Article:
POV: Did the visuals come second?


CD: Yes and no. Sometimes I had no clue what image I would have and some I knew exactly, like the beginning of the second act in Montreal. I knew I had to have a wide shot and then I needed archives of the legs of a woman. I didn’t know how to articulate it but it was in my mind to find certain shots.

POV: Is it fair to say that you didn’t want to sound like a victim or want any pity?

CD: Exactly. I didn’t want it to be forced or so obvious. For me, that’s cheesy. People are intelligent, we don’t have to do that. I received emails from people who connected to the story even if they hadn’t been adopted. I got one letter from a woman that said she felt emotional and wanted to cry because she understood my mother, and how she wanted to be free, but as a mother herself, she also felt sad.

POV: We forget that our parents had a whole life before us, detached from us. When I was watching it, I saw your biological mother as more than just your mother.

CD: Sometimes you’re not purposely doing it, but it happens.

POV: What approach did you take in assuming and putting together the pieces of the puzzle of your biological mother’s story? Is there an element of fiction that exists in documentary filmmaking when crafting a narrative?

CD: Every time I’d ask her a question she’d say “why are you asking about the past?” Sometimes she would tell me something and then I’d get some other information from someone else. So I thought of making a film about it and made it clear that “what is true and what is false, only you can tell me.” In the film I was close to her reality. My cousin said that my portrait was quite realistic, because she’s secretive and mysterious in certain ways. It’s not far off from the truth.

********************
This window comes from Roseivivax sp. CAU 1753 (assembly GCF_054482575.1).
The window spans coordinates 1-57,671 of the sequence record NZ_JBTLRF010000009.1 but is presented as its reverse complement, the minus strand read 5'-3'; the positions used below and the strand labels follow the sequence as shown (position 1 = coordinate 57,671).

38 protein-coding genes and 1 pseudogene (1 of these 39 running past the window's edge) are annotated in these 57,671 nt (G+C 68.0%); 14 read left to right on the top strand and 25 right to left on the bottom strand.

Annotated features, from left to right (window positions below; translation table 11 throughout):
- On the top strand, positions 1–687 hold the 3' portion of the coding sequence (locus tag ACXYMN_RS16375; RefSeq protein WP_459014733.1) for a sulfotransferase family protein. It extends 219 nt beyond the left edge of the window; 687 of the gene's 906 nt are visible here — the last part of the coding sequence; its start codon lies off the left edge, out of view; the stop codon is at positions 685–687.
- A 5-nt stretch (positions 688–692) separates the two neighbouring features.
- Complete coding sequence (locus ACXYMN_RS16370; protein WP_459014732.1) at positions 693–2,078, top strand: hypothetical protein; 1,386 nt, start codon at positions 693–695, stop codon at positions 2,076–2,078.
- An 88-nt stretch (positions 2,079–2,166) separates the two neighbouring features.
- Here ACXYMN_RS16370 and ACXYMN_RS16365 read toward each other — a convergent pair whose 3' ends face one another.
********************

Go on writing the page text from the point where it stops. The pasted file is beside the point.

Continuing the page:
POV: Your opening quote begins with an excerpt from a conversation with your mother in 2009: “You want me to promise never to make a film about you or tell our story. I told you I can’t make that promise, for it’s also my story and telling stories is my life.” Why did you choose to start with that?

CD: It was a way to say that I’m honest with this film. There’s something about ethics to consider.

POV: What compelled you as a filmmaker to turn to yourself as the subject? How different of an experience was this from your other films and why?


CD: All my films are actually very personal or come from something personal. After I found my mother and biological family and discovered that my natural father was Italian, I dedicated my first documentary to my fathers, both of them, my adopted and birth dads. The second documentary I made is Les Dames en bleu (Ladies in Blue), was dedicated to my adopted mother. In 2014, I made a fiction. It’s about child abuse and it was inspired by a story I heard.

POV: So I guess even if it’s fiction there’s always a part of you in it even if it’s not direct.

CD: Yeah, yeah. Sometimes when I’m shooting a documentary I fear being narcissistic.

POV: What were you trying to evoke in the viewer through this film? And what did you want to leave them with?

CD: There’s a social justice/social issue theme in my film about how it was difficult for women in the ‘60s to feel free. When I wrote the story I hoped this film would affect contemporary women. It’s not just a story from the past and I was really happy to see young women tell me that they were touched by the film. If I had a goal, it would be that the film is trans-generational. I don’t make political films with direct conclusions.

A Woman, My Mother screens at Hot Docs’ online festival.

Visit the POV Hot Docs Hub for more coverage from this year’s festival.


Dina Lobo is a Toronto-based journalist and emerging filmmaker currently doing a Master of Fine Arts in Documentary Media at Ryerson University. In 2016, her first film SIXTEEN was selected to be part of the Atlantic Film Festival.